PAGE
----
A Desire: This is what the character thinks he/she needs. It’s the goal driving the narrative.

An Opponent; This is the bad guy or obstacle preventing the character from getting what he/she wants.

A Plan: This is how the character is going to achieve his/her desire. This is basically the plot.

A Battle: This is the pivotal confrontation.

A Moment of Realization: This is the twist. The character learns something or realizes something that changes everything.

A New World: This is what the character is left with after the Battle and the Moment of Realization.

All good stories, O’Connor said, use this structure. Therefore it’s a useful tool for a writer to have, both for structuring stories and for discussing your work with the level designers, producers and directors. This structure is not about aesthetics; it’s not a matter of opinion. Besides, joked O’Connor, game designers and programmers like rules. They understand rules. So describing storytelling in terms of rules frames a writer’s work in terms that the other collaborators can understand helps keep everyone on the same page. A writer might not be able to choose whether the game is about vampires or dinosaurs, for example, (in fact, writers rarely get to decide what the game is about,). But the writer does have the responsibility to take a concept about vampires or dinosaurs and turn it into a structured narrative.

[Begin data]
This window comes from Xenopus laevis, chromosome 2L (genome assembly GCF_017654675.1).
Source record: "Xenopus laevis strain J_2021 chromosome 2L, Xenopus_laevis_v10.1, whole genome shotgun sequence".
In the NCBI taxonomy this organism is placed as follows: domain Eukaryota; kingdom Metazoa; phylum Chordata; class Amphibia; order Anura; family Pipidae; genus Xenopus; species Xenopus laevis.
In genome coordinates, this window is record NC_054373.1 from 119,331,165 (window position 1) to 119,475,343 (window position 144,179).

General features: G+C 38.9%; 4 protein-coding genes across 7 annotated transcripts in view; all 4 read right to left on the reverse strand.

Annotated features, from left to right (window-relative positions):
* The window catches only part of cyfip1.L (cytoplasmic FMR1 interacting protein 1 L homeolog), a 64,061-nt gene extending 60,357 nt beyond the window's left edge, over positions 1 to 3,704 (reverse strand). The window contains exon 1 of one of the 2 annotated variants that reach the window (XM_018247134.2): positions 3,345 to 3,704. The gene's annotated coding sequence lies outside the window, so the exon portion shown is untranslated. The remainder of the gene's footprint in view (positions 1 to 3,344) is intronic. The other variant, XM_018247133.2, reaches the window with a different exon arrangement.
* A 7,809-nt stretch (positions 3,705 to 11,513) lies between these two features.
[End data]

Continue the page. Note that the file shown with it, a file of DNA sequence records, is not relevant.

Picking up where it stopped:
When this structure is sound the audience feels like the story couldn’t have ended any other way. (That statement segued into a discussion of Mass Effect 3 and its controversial ending, at which point O’Connor said what might have been my favorite piece of advice all weekend: “Fuck the internet. I swear to God.”)